Bob Arnold is the author of numerous books of poetry and prose, including two train-traveling books American Train Letters and Go West. As he explained in an interview, I grew up as a small town boy in the Berkshire hills of Massachusetts in a lumber family that taught me immediate allegiances amongst an Irish working-class family on the one hand, as opposed to the lumber magnet and those influences. I early on sided with the working-class, the Irish, the carpenters I saw come and go in our house, as a toddler, the same ones I would work with as a boy. Later, he moved to Vermont where he began writing poetry. I moved from the Berkshires to southern Vermont and set up a cabin in the woods and met my next community of happy souls in the tattered network of backwoods mechanics, loggers, carpenters, jack of all traders, barely built farmers. All way older than me. All dug in with their lives because there was nowhere else to go, or happy as they are, or that’s all they knew generation after generation. I began to make many poems surrounded and working from this livelihood, lasting for years.
In 1971 Arnold founded Longhouse, as editor and publisher. Along with his wife, Susan, he has overseen the development of that publishing house for over four decades and also managed to run a bookshop from their home. He continues to make a living as a stonemason and builder in the Green Mountains of Vermont. Bob Arnold is literary executor both for Cid Corman, whose poetry I have featured in the Blue Aerogrammes post, and for Lorine Niedecker whose short poems are featured in an earlier post, Mourning Doves. His most recent book, Yokel, is what he calls a long Green Mountain poem. He also produces a regular bog, A Longhouse Birdhouse.
I have called this post Fortune Cookies, not to disparage the poems but to point to the manner in which pithy and pungent statements are contained in a brief space, a brief package. At times they have the concision and the wit of the classic epigram; at times they have the allusiveness and imagistic power of the classic haiku. I enjoy these poems. I hope you do.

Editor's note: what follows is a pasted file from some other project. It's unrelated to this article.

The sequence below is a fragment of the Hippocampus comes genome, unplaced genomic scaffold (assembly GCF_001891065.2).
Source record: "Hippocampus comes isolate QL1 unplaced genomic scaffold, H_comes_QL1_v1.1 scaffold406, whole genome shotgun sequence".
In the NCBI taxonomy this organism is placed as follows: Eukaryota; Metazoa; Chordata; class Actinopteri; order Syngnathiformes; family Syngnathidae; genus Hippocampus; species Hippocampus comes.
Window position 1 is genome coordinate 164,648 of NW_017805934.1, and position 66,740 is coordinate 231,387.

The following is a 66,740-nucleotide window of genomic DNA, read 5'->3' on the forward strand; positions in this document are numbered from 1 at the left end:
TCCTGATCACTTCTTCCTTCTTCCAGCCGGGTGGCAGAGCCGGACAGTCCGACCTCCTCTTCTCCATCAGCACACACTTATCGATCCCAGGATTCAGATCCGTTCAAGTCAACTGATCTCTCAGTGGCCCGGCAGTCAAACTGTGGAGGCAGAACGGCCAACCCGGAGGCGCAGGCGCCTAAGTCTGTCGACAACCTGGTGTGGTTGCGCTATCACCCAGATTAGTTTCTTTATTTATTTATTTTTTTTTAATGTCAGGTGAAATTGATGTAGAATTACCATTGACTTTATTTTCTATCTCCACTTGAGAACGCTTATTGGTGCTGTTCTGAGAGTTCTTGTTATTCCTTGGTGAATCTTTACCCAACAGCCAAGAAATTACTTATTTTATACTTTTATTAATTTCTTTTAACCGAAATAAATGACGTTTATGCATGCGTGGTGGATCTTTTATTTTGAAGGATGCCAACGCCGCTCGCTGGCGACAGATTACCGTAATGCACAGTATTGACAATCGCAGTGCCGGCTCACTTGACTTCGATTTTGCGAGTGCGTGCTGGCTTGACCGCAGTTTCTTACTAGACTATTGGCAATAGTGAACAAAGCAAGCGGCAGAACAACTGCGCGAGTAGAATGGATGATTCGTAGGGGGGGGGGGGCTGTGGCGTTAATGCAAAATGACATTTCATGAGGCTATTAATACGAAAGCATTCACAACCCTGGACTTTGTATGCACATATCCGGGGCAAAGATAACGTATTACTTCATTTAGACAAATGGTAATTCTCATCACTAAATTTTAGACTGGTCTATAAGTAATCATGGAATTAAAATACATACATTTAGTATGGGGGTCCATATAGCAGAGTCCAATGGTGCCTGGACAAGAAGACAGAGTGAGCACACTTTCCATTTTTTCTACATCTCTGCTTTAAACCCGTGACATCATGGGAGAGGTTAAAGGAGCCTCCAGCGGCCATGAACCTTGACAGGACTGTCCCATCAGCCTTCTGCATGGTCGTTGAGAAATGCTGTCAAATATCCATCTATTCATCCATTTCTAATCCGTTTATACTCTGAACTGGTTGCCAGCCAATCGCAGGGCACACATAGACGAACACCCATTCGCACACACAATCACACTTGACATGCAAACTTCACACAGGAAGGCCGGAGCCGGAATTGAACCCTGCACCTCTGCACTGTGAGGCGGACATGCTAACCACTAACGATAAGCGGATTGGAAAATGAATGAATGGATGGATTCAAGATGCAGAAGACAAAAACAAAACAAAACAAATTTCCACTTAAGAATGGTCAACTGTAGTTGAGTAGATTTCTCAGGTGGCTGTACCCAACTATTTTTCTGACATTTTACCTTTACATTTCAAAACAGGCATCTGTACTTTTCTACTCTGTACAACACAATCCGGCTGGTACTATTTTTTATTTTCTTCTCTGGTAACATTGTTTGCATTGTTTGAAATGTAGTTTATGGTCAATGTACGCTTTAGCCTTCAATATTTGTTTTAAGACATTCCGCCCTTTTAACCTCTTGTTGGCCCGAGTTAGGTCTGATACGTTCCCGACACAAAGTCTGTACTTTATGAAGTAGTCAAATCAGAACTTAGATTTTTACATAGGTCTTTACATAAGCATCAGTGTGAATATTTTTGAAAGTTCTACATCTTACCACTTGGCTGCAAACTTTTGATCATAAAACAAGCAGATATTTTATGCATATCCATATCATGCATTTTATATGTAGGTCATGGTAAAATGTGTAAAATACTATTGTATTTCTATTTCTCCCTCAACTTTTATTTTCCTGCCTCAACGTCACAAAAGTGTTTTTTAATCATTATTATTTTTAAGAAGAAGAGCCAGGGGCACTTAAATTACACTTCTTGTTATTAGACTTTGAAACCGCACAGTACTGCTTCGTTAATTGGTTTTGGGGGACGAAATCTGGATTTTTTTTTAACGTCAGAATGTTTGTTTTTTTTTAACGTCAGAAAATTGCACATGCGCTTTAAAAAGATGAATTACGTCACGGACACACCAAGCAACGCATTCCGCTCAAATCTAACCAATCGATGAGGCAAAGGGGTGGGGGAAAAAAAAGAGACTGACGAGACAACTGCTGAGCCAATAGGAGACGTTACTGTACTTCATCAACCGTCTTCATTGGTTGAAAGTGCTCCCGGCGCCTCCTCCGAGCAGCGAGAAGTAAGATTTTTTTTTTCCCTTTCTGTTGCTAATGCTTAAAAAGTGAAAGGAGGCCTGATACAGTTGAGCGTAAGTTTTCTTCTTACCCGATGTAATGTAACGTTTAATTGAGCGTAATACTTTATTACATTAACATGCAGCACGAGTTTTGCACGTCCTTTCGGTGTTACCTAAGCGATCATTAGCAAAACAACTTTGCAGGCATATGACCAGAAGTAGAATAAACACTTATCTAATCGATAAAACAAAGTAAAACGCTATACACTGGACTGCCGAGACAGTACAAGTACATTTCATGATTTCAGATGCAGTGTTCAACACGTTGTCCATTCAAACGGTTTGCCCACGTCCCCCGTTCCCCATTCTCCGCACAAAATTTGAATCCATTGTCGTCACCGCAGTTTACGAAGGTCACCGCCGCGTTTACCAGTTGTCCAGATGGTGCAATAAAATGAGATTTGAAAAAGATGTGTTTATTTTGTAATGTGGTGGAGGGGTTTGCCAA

Brief Poems by Bob Arnold
Even though we felt like shit
After he said we both looked great
We both felt great
Where there are tall maples and oaks
There once was a barn
Nothing left where it was
Spring snow melt —
River rushing through
One ear and out the other
AFTER THE CHILD
Blue jay never leaves —
All the empty boats of the harbor
doing nothing but
being boats for us
Seeing this –
let me today
if only for a
out a care
I knew I wasn’t alone –
This all day presence of raindrops
On the flat stone step
UP IN THE AIR
Well I’ll be –
Finishing the ridge cap roofing job
An ant walks toward me
Those seem to be the finest birds –
The ones that sing
Through the rain
Owl calling out
Of nowhere at dusk
Was as good as spoken
All poems © Bob Arnold
Some poems from Bob Arnold’s booklet, Devotion (Longhouse 2006).
My Sweetest Friend – an intriguing and engrossing set of 38 short poems on his sister’s suicide.
Twenty-eight Poems and Two Interviews from Coyote’s Journal
An interview with Bob Arnold in Jacket Magazine (2010).
An interview with Bob Arnold concerning Cid Corman’s ‘of’
A Longhouse Birdhouse; Bob Arnold’s blog.
Oyster Boy Review – on some Bob Arnold books